A Federated Farmers poll shows 83% satisfaction with the performance of the National-led government among the country’s farmers.
Over 1,100 members were surveyed in the run up to Christmas, with only 17% dissatisfied with the performance of the Key government in 2015.
“Farmers generally look for governments to manage the economy well, drive positive change on international trade and make pragmatic decisions in other areas, and that’s exactly what we’ve seen this year from Prime Minister Key and his government,” says Federated Farmers President Dr William Rolleston.
“83% satisfaction looks spot on when you look at the level of interest rates and key international wins such as TPP, the Paris Climate Change Talks and the WTO’s recent abolition of export tariffs. These are all good outcomes for farmers and stand to enhance New Zealand’s export earnings for many years to come.”
This begs the question – what do the 17% who aren’t satisfied want?
Some will think the government hasn’t done enough and some won’t like what it has done.
Contrary to popular criticism, Federated Farmers and the National Party are two separate organisations. Members of both share similar views on several issues including the benefits of free trade and the importance of property rights.
But Feds is not politically aligned. It has no more influence on the government than any other lobby group and not all farmers are members of either or both Feds and the party.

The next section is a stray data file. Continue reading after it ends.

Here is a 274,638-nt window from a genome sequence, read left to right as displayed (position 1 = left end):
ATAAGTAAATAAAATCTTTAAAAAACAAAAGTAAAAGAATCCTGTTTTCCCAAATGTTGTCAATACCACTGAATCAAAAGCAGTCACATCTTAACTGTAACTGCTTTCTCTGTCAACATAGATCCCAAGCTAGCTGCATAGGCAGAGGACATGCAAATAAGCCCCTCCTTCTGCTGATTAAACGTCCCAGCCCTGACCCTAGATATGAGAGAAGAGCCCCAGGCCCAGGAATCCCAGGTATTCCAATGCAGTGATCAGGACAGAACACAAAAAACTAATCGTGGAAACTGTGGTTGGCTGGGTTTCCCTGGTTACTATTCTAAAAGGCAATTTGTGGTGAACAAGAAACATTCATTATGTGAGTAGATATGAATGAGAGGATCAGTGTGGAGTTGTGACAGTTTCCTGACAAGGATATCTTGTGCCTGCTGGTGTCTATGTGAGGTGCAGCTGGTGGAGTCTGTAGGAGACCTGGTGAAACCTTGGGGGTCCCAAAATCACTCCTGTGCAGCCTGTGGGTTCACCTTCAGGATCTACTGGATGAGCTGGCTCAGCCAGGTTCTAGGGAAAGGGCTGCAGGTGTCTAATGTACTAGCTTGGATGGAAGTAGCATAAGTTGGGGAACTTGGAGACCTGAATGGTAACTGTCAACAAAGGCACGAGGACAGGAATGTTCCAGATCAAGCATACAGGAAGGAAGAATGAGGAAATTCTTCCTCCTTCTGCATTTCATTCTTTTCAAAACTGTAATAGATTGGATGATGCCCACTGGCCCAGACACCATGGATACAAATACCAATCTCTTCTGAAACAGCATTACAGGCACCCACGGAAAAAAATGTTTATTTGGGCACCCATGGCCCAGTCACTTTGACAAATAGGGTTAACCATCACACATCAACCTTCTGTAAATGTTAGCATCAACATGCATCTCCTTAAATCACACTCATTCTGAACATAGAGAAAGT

While the new emissions reduction targets and weight of developing country support grabbed the headlines around the Paris Agreement, the signing of COP21 was also a significant outcome for farming with recognition that emissions reductions must be weighed up against the food supply required to feed a rapidly growing global population.
“This is recognition we and farming organisations around the world have worked long and hard to achieve, and one the government also put its weight behind. Farmers are appreciative of those efforts – and also the $20 million the government has invested to fund research into scientific solutions for reducing agricultural emissions,” says Dr Rolleston.
“Federated Farmers believes this is absolutely the right approach and our own team of science experts will look to assist the government to help ensure this investment leads to the breakthrough we are all looking for.” . . .
Science not politics must drive policy if it is to be effective.